John Proctor Character Analysis Essay: The Crucible

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The Crucible is a 1953 play by American writer Arthur Miller. It is a dramatised and in part fictionalised story of the Salem witch trials that occurred in the Massachusetts Bay Colony during 1692–93.

John Proctor is a hardworking moderately aged farmer, husband, and father. He values genuineness and has extraordinary scorn for hypocrisy. Incidentally, John is concealing a scandalous little secret of his own. His wife Elizabeth Proctor adores and regards him even though she realises he isn't without human failing. This blog is based on John Proctor and his internal conflicts along with all the drama surrounding him.

The setting happens in the autumn Salem Massachusetts, Reverend Parris' Home, John Proctor's home. The time-span was around 1692, the time of the Witch Hunt. The setting influences the traditions of John Proctor by how he acts and how he should act. His job is specific and his duties as the man of the house are simple.

Legit, upstanding, and gruff spoken, Proctor is a decent man, however, one with a mystery, fatal flaw. His desire for Abigail Williams led to their affair (which happens before the play starts) and created Abigail's jealousy of his wife, Elizabeth, which sets the entire witch hysteria in motion. Once the trials begin, Proctor realises that he can stop Abigail's rampage through Salem but only if he confesses to his adultery. Such an admission would ruin his good name, and Proctor is, above all, a proud man who places great emphasis on his reputation. He eventually attempts, through Mary Warren's testimony, to name Abigail as fraud without revealing the crucial information. When this attempt fails, he finally bursts out with a confession, calling Abigail a 'whore' and proclaiming his guilt publicly. Only then does he realise that it is too late, that matters have gone too far, and that not even the truth can break the powerful frenzy that he has allowed Abigail to whip up. Proctor's confession succeeds only in leading to his arrest and conviction as a witch, and though he lambastes the court and its proceedings, he is also aware of his terrible role in allowing this fervour to grow unchecked.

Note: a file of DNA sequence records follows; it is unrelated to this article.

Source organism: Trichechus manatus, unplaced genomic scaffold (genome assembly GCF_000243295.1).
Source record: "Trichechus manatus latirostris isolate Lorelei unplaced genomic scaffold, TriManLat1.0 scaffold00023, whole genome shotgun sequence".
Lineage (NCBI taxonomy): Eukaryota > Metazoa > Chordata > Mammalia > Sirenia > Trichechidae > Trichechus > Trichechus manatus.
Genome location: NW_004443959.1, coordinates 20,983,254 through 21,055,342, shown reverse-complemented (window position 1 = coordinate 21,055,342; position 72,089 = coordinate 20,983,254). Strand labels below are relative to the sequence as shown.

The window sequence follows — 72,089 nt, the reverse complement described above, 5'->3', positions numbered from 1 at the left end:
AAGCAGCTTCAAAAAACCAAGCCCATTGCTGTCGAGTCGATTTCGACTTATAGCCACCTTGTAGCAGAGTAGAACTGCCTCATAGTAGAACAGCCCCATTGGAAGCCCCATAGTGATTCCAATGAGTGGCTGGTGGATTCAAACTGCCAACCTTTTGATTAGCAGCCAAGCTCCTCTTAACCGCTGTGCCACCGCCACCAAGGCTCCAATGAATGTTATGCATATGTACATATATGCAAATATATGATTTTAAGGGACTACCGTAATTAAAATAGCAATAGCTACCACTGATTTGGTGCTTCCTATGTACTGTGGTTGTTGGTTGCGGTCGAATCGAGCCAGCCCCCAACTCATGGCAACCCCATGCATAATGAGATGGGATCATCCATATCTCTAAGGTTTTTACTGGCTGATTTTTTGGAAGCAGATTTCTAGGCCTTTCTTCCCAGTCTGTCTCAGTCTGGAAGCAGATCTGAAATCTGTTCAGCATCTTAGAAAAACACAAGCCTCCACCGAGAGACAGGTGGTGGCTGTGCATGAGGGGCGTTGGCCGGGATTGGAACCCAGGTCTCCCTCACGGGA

Proctor makes up for himself and gives a last revilement of the witch trials in his last demonstration. Offered the chance to make a public confession of his guilt and live, he almost succumbs, even signing a written confession. His immense pride and fear of public opinion compelled him to withhold his adultery from the court, but by the end of the play he is more concerned with his integrity than his public reputation. He still wants to save his name, but for personal and religious, rather than public, reasons. Proctor's refusal to provide a false confession is a true religious and personal stand. Such a confession would dishonour his fellow prisoners, who are brave enough to die as a testimony to the truth. Perhaps more relevantly, a false admission would also dishonour him, staining not just his public reputation, but also his soul. By refusing to give up his integrity Proctor implicitly proclaims his conviction that such integrity will bring him to heaven. He goes to the gallows redeemed for his earlier sins. As Elizabeth says to end the play, responding to Hale's plea that she convinces Proctor to publicly confess: 'He have his goodness now. God forbid I take it from him!'